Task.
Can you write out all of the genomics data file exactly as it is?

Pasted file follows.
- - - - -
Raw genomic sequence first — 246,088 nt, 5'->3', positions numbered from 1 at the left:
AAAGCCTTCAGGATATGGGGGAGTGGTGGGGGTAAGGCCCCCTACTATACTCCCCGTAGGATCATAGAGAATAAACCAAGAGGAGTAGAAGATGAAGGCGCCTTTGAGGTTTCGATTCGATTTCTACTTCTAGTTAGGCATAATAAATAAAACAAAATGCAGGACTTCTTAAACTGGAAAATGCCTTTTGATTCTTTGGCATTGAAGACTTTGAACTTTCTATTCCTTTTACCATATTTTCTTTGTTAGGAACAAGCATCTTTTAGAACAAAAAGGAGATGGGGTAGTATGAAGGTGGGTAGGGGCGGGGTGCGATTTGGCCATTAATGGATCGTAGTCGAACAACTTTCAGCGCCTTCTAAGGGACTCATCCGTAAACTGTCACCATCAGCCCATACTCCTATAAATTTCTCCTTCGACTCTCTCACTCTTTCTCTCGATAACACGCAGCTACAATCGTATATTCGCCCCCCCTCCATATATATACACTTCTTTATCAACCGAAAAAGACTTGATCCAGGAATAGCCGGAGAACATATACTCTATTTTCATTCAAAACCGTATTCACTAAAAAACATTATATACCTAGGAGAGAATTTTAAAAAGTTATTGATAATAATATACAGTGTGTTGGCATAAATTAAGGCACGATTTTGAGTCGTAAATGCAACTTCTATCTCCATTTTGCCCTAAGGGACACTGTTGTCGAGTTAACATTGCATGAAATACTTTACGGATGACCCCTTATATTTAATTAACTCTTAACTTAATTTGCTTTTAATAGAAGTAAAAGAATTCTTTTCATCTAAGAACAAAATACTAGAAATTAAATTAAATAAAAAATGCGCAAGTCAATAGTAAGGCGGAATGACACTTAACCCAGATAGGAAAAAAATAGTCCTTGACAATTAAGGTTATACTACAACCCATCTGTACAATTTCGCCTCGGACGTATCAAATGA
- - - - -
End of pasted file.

Raw genomic sequence first — 246,088 nt, 5'->3', positions numbered from 1 at the left:
AAAGCCTTCAGGATATGGGGGAGTGGTGGGGGTAAGGCCCCCTACTATACTCCCCGTAGGATCATAGAGAATAAACCAAGAGGAGTAGAAGATGAAGGCGCCTTTGAGGTTTCGATTCGATTTCTACTTCTAGTTAGGCATAATAAATAAAACAAAATGCAGGACTTCTTAAACTGGAAAATGCCTTTTGATTCTTTGGCATTGAAGACTTTGAACTTTCTATTCCTTTTACCATATTTTCTTTGTTAGGAACAAGCATCTTTTAGAACAAAAAGGAGATGGGGTAGTATGAAGGTGGGTAGGGGCGGGGTGCGATTTGGCCATTAATGGATCGTAGTCGAACAACTTTCAGCGCCTTCTAAGGGACTCATCCGTAAACTGTCACCATCAGCCCATACTCCTATAAATTTCTCCTTCGACTCTCTCACTCTTTCTCTCGATAACACGCAGCTACAATCGTATATTCGCCCCCCCTCCATATATATACACTTCTTTATCAACCGAAAAAGACTTGATCCAGGAATAGCCGGAGAACATATACTCTATTTTCATTCAAAACCGTATTCACTAAAAAACATTATATACCTAGGAGAGAATTTTAAAAAGTTATTGATAATAATATACAGTGTGTTGGCATAAATTAAGGCACGATTTTGAGTCGTAAATGCAACTTCTATCTCCATTTTGCCCTAAGGGACACTGTTGTCGAGTTAACATTGCATGAAATACTTTACGGATGACCCCTTATATTTAATTAACTCTTAACTTAATTTGCTTTTAATAGAAGTAAAAGAATTCTTTTCATCTAAGAACAAAATACTAGAAATTAAATTAAATAAAAAATGCGCAAGTCAATAGTAAGGCGGAATGACACTTAACCCAGATAGGAAAAAAATAGTCCTTGACAATTAAGGTTATACTACAACCCATCTGTACAATTTCGCCTCGGACGTATCAAATGA